Environmental Education, Events, Litter Prevention, Recycling, Solid Waste Reduction

World Ocean Month 2022

Did you know that no matter where you are in Florida, you are never more than 60 miles from the ocean? Florida has the longest coastline in the contiguous United States and is the only state to border both the Atlantic Ocean and the Gulf of Mexico. Our state is also home to the 3rd largest coral reef in the world, 825 miles of sandy beaches, 1 of the 15 National Marine Sanctuaries and the most biodiverse estuaries in North America.

A 2019 study published by the Ocean Conservancy shows there are half a million Floridians working in the ocean economy with $14 billion in annual wages. 83% of those ocean jobs are in tourism and recreation. The ocean economy contributes $30 billion annually to our gross domestic product.

In Florida, we depend on the ocean and the ocean depends on us.

During World Ocean Month we have united with our partners at Surfing’s Evolution and Preservation Foundation to share the message that it is our collective responsibility to protect and preserve the oceans.

From keeping our beaches and waterways litter-free to choosing sustainable seafood, we all have a role to play.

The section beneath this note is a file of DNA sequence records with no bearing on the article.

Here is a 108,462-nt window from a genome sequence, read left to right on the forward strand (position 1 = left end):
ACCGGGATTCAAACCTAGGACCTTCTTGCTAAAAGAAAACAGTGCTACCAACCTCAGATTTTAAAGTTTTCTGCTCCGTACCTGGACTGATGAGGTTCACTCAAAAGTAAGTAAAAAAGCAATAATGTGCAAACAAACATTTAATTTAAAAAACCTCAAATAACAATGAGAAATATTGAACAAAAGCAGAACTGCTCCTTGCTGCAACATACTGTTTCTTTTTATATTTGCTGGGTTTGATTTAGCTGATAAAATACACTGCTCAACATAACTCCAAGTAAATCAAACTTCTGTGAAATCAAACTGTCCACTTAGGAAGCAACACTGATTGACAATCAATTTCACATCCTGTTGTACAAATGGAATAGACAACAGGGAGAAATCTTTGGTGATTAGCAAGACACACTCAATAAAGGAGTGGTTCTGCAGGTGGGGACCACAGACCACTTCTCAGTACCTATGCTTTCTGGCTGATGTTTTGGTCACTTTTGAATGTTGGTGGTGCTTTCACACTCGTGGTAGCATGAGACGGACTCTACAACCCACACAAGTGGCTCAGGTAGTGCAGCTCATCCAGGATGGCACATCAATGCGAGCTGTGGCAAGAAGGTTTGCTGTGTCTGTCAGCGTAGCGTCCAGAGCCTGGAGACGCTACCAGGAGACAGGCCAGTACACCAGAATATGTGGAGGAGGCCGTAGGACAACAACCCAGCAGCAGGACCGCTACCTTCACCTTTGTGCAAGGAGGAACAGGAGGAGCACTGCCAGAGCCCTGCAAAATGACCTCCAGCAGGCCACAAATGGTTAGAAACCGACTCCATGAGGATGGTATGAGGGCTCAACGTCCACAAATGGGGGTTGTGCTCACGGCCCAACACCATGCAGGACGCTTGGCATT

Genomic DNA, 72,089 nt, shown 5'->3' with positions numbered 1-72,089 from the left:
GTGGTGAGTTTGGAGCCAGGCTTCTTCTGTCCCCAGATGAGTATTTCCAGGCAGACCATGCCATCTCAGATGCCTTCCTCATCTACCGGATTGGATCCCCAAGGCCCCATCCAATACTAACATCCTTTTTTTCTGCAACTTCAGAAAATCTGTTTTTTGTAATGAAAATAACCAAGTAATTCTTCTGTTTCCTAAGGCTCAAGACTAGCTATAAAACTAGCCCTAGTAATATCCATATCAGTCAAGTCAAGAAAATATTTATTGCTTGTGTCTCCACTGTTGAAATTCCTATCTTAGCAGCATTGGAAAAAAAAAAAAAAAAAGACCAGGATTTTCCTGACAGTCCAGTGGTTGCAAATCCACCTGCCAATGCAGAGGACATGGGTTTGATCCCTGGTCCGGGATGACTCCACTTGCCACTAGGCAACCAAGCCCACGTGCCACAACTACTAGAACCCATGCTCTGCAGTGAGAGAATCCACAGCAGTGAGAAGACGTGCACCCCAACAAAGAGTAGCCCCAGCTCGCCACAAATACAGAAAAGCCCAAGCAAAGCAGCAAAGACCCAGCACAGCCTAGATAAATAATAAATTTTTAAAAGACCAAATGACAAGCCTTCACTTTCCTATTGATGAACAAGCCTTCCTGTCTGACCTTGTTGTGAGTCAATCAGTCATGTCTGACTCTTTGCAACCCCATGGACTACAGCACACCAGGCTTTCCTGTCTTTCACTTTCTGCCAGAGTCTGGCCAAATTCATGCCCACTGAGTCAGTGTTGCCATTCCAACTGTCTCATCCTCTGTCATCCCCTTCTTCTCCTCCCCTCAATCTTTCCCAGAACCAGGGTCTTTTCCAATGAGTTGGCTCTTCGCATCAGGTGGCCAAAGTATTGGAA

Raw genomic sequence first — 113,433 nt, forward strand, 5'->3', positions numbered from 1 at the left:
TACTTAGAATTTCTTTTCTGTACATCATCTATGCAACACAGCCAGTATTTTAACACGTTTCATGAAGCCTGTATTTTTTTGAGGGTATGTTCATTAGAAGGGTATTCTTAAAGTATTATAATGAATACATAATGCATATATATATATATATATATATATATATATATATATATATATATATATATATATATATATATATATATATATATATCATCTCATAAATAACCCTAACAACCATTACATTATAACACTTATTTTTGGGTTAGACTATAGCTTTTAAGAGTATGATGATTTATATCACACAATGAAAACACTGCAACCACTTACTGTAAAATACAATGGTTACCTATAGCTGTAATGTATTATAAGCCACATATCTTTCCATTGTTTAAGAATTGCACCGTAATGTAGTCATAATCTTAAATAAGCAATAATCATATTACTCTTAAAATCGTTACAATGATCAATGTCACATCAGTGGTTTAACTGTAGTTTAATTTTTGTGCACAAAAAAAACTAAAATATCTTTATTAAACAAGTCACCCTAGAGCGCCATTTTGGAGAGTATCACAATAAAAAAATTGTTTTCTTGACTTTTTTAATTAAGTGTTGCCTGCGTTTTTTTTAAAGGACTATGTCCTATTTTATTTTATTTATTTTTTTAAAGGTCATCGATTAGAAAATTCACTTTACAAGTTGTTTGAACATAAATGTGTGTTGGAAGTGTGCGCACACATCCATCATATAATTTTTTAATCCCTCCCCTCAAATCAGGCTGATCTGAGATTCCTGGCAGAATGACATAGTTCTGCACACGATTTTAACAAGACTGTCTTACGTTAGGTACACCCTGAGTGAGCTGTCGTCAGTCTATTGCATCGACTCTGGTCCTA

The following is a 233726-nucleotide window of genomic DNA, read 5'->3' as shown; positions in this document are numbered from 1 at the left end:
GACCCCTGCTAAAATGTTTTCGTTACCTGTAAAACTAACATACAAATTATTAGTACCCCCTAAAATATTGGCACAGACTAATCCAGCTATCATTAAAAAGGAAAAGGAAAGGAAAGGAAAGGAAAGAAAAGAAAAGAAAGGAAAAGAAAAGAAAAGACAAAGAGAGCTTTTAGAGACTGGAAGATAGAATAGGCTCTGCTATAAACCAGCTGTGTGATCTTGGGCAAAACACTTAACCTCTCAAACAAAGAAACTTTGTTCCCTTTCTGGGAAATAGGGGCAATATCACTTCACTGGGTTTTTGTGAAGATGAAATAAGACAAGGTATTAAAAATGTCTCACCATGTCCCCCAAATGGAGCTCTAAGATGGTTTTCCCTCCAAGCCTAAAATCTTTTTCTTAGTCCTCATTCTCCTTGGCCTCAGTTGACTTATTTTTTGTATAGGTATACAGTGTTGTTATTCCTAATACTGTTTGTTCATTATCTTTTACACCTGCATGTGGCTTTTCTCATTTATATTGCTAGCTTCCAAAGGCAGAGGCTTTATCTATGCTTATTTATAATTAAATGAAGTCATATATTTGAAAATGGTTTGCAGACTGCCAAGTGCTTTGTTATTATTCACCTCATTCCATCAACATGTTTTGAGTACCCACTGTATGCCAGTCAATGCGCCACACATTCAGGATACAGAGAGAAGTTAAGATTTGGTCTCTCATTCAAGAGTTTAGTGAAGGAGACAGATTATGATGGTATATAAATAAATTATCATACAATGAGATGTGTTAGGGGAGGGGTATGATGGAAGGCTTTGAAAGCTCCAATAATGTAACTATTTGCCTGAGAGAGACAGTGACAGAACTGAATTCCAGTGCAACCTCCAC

Here are some ways you can make a difference – today and every day!

  1. Choose to reuse. There is an overabundance of plastic in our oceans that will never completely decompose. By opting for more sustainable items like reusable grocery bags and refillable stainless-steel water bottles, you create less waste and reduce the amount of plastic entering the waste stream.
  2. Join a beach or waterway cleanup. Marine debris threatens marine ecosystems where it is often mistaken as food by wildlife or causes entanglement – both of which can be deadly.
  3. Join ANY cleanup. 80% of trash that enters our waterways comes from upland sources. Litter is carried by wind and/or stormwater runoff and will eventually reach a water body if not intercepted. Remember, no matter what, you’re only 60 miles from the ocean.
  4. Use cleaner products. Chemicals in everyday products like cleaners and sunscreens can be toxic to sensitive habitats like coral reefs (and humans, too!). Opt for non-toxic, eco-friendly alternatives.
  5. Have a Lagoon Friendly Lawn. Nutrient pollution from fertilizers and other residential runoff can trigger harmful algal blooms. Base your landscape on native plants that thrive naturally.
  6. Eat sustainable seafood. Sustainable seafood is seafood harvested in ways that don’t harm the environment or other wildlife.
  7. Educate others. Tell your friends, family and neighbors how they can make a difference, too!

Visit WorldOceanDay.org for more information on the global effort to protect our oceans!

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